28 April 2021
The Federation of Unions of South Africa (FEDUSA) would like to draw inspiration from the theme for this year’s World Day for Safety and Health at Work is: ‘Anticipate, Prepare and Respond to Crises – Invest Now in Resilient Occupational Safety and Health Systems’ and urge employers and government to invest in the well – being of workers in the workplace.
Workers find themselves exposed to existential threats and unprecedented economic hardships in the context of an Occupational Health and Safety (OHS) environments that have been dangerously complicated by the COVID-19 pandemic. The task of building resilient OHS systems in this situation can therefore never be over-emphasized.
Last month Cabinet approved the Occupational Health and Safety (OHS) Bill 2020 which seeks to amend the OHS Act, 1993 (Act 85 of 1993) and align it to best international OHS benchmarks for public comment.
However, the gazette has apparently not yet been published as no electronic nor hard copies of the Bill are accessible to the public.
Although the Bill seeks to achieve this objective by allowing workers to ‘withhold their labour, should they feel the environment is dangerous and unsafe, without being victimized by their employers’, the fire that gutted a large part of the Charlotte Maxeke Hospital in Johannesburg last week has once again been another dramatic reminder of the gross inadequacy of OHS measures in state buildings.
The September 2019 Quarterly Employment Statistics (QES) Survey shows that more than 10 million workers are employed in South Africa’s formal non-agricultural sector. The QES also shows that on average these workers spend eight hours a day at their workplaces, which can give rise to crowds concentrated in confined spaces because of work processes that require people to be close to one another.
Such environments make it difficult to observe the social distances that have been recommended by the World Health Organization (OHS) and from an Occupational Health and Safety (OHS) perspective, have the potential to be COVID-19 super spreaders. Communal ablutions facilities, canteens in which food and cutlery are shared and poor hygiene in a number of workplaces, constitute further potential super spreaders of the deadly virus.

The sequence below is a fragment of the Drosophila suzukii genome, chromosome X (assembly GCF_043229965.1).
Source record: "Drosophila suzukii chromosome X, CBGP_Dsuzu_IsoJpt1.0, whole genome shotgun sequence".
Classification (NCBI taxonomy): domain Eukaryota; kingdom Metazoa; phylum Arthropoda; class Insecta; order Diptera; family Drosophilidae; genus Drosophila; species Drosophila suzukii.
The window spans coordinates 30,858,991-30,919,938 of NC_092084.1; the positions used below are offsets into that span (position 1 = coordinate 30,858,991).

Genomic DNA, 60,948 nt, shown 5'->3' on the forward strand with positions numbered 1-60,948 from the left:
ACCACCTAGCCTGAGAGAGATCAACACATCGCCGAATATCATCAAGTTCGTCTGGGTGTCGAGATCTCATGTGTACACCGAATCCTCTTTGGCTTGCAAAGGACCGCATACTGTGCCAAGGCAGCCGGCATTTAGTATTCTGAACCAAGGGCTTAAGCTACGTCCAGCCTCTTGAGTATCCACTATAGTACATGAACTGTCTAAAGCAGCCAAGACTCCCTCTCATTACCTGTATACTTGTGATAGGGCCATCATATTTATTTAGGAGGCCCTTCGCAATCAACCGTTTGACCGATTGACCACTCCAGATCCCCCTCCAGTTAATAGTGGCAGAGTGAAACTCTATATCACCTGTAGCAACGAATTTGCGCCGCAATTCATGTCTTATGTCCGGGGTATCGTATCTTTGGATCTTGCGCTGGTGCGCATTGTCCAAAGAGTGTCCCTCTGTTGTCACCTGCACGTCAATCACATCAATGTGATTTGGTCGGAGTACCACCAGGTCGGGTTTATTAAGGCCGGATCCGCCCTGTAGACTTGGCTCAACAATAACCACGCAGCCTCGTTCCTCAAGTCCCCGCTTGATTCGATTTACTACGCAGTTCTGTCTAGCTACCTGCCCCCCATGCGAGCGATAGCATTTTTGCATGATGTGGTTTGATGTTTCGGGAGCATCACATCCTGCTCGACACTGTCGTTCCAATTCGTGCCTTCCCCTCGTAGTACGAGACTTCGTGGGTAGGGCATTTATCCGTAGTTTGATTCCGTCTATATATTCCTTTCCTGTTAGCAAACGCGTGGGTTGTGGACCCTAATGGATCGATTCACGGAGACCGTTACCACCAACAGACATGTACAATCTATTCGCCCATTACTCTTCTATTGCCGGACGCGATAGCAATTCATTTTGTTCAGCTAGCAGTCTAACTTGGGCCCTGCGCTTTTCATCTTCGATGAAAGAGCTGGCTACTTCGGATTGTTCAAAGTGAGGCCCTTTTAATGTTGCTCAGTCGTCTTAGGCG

South Africa’s formal labour force is also generally drawn from working class and marginalised communities in which high population density, poverty, malnutrition, co-morbidities such as diabetes, hypertension and chronic respiratory disorders are prevalent, contributing to a significant OHS multiplier effect in the workplace.
From a business perspective, workers are key drivers of productivity, sustainability and profitability and it would be prudent for employers to invest in their well- being. In addition, employers are legally bound to respond timeously to the impact of COVID-19 in the workplace in the context of OHS legislation.
FEDUSA also salutes all health workers and essential services employees for their courage and dedication in fighting the COVID-19 virus. These heroes and heroines are overworked and under-resourced in our already struggling health facilities.
For interviews please contact:
Ms Riefdah Ajam
FEDUSA General Secretary
079 696 2625
Mr Ashley Benjamin
FEDUSA Deputy General Secretary
083 258 4433
FEDUSA Media and Research Officer
072 637 8096